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Decoding Cholesterol: Your Path to a Healthy Body

February 19, 2024

Lowering your risk of heart disease, stroke, and peripheral artery disease is possible by maintaining normal cholesterol levels. Here's what you should know:


Understanding Cholesterol:

Cholesterol is a waxy substance present in all cells, serving various essential functions in the body. It is produced by the liver and obtained from the foods we consume. Cholesterol travels through the bloodstream.


Significance of Cholesterol:

Cholesterol can combine with other substances, forming thick deposits inside arteries, which makes them less flexible. Over time, these deposits can grow and hinder sufficient blood flow, potentially leading to heart attacks or strokes.


Different Types of Cholesterol:

There are two types of cholesterol:

High-density lipoprotein cholesterol (HDL): Often referred to as "good" cholesterol, HDL collects excess cholesterol from the blood, transporting it back to the liver for breakdown and removal.

Low-density lipoprotein cholesterol (LDL): Known as "bad" cholesterol, LDL can accumulate in artery walls, contributing to the development of heart attacks or strokes.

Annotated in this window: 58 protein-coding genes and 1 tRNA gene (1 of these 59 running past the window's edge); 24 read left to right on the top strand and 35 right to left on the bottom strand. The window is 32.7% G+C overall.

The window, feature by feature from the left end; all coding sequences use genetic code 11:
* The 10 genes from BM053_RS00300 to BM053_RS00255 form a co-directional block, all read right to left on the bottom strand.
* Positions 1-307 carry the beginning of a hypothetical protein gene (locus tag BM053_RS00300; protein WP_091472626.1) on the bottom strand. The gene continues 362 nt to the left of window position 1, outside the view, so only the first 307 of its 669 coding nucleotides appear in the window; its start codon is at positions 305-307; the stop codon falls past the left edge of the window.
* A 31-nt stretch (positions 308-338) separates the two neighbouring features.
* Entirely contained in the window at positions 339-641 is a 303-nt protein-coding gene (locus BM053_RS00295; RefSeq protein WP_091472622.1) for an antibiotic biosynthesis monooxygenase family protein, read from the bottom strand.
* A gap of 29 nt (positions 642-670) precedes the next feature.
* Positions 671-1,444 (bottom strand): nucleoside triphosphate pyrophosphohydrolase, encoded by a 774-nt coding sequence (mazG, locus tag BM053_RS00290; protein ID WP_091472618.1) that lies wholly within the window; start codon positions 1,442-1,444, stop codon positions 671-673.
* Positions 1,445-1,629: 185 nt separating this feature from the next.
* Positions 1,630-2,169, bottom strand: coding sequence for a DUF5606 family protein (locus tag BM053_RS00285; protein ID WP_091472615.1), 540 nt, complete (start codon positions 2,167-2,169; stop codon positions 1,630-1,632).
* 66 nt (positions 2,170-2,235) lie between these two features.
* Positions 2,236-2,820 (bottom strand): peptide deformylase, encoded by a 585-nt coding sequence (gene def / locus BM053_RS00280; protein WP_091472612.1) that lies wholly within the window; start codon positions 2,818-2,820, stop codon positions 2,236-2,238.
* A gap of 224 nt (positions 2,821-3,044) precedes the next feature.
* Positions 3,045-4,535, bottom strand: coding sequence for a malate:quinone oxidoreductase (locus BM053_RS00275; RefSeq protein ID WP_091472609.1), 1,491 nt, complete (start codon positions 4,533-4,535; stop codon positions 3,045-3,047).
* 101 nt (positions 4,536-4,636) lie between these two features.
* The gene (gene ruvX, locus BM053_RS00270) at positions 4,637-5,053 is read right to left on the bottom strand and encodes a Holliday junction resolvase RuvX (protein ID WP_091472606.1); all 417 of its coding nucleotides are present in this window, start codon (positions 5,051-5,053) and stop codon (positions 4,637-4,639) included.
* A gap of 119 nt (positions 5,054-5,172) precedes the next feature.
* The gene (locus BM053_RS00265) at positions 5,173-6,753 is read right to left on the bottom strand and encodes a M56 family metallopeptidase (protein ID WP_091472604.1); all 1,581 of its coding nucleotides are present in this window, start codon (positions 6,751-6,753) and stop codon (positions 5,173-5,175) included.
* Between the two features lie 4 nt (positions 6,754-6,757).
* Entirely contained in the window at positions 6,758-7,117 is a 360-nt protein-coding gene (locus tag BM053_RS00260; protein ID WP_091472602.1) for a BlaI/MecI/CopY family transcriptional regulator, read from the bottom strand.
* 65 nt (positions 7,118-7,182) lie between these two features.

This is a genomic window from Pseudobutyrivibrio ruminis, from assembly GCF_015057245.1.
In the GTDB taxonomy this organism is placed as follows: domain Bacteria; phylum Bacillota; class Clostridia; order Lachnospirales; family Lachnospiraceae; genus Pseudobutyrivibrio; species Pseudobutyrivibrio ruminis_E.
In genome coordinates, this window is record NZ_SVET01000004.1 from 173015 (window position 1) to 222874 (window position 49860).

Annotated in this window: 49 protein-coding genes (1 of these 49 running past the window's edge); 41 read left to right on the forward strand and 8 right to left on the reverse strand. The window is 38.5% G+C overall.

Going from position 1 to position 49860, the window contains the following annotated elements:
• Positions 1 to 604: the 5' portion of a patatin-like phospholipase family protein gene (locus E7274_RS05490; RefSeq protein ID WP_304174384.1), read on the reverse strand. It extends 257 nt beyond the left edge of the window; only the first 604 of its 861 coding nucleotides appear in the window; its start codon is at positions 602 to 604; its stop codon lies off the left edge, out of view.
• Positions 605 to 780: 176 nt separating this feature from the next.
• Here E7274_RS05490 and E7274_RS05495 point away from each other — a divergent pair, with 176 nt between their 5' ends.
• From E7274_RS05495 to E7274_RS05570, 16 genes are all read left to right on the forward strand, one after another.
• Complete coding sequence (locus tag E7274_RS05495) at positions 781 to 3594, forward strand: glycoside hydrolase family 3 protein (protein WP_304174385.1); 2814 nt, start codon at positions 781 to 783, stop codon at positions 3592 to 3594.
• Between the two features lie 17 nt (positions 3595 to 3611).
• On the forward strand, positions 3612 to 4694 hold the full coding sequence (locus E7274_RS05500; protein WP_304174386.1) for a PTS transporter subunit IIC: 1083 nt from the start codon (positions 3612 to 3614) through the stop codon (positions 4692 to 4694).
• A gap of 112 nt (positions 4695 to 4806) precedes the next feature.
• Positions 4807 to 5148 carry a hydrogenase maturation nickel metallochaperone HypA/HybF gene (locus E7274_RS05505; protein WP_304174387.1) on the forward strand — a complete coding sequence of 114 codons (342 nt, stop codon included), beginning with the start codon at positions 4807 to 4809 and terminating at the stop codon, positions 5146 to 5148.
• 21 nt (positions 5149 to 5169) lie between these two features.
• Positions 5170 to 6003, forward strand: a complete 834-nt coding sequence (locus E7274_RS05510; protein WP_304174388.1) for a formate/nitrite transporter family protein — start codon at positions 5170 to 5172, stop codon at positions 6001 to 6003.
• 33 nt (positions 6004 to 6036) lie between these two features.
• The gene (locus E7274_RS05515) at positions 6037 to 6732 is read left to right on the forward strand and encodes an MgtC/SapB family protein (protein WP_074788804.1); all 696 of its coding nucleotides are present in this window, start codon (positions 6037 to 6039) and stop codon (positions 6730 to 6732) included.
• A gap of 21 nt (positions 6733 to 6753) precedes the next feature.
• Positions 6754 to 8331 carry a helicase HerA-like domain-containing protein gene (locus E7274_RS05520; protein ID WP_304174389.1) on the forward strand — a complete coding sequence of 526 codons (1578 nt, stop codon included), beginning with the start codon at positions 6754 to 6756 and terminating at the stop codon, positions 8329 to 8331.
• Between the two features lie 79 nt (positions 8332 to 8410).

High Cholesterol Risks:

Having high cholesterol means an excess of LDL and insufficient HDL in the blood, increasing the risk of blockages that cause heart attacks or strokes. Notably, high cholesterol typically presents no symptoms.


Normal Cholesterol Levels:

Normal cholesterol levels vary based on age and sex:

Individuals aged 19 or younger: LDL cholesterol should be below 110 milligrams, and HDL should be above 45 milligrams.

Men aged 20 or older: LDL cholesterol should be below 100 milligrams, and HDL should be above 40 milligrams.

Women aged 20 or older: LDL cholesterol should be below 100 milligrams, and HDL should be above 50 milligrams.


Actions to Take:

The good news is that high cholesterol can be lowered, reducing the risk of heart disease and stroke. Lifestyle modifications can help achieve this:


Adopt a heart-healthy diet: Reduce saturated and trans fats, limit red meat and whole milk products, and opt for skim milk, low-fat dairy, fruits, vegetables, whole grains, poultry, fish, and nuts. Additionally, limit sodium, sugar, and fried foods.

Increase physical activity: Aim for at least 150 minutes of exercise per week to boost HDL cholesterol levels.

Quit smoking: Smoking and vaping can lower HDL cholesterol, so quitting is crucial.

Manage weight: Losing 5% to 10% of body weight can improve cholesterol levels, as excess weight contributes to higher levels of bad cholesterol and lower levels of good cholesterol.

Monitoring Cholesterol:

Adults at average risk of coronary artery disease should get tested every five years starting from 18 years old. For most children, the National Heart, Lung, and Blood Institute recommends cholesterol screenings between ages 9 and 11 and again between ages 17 and 21.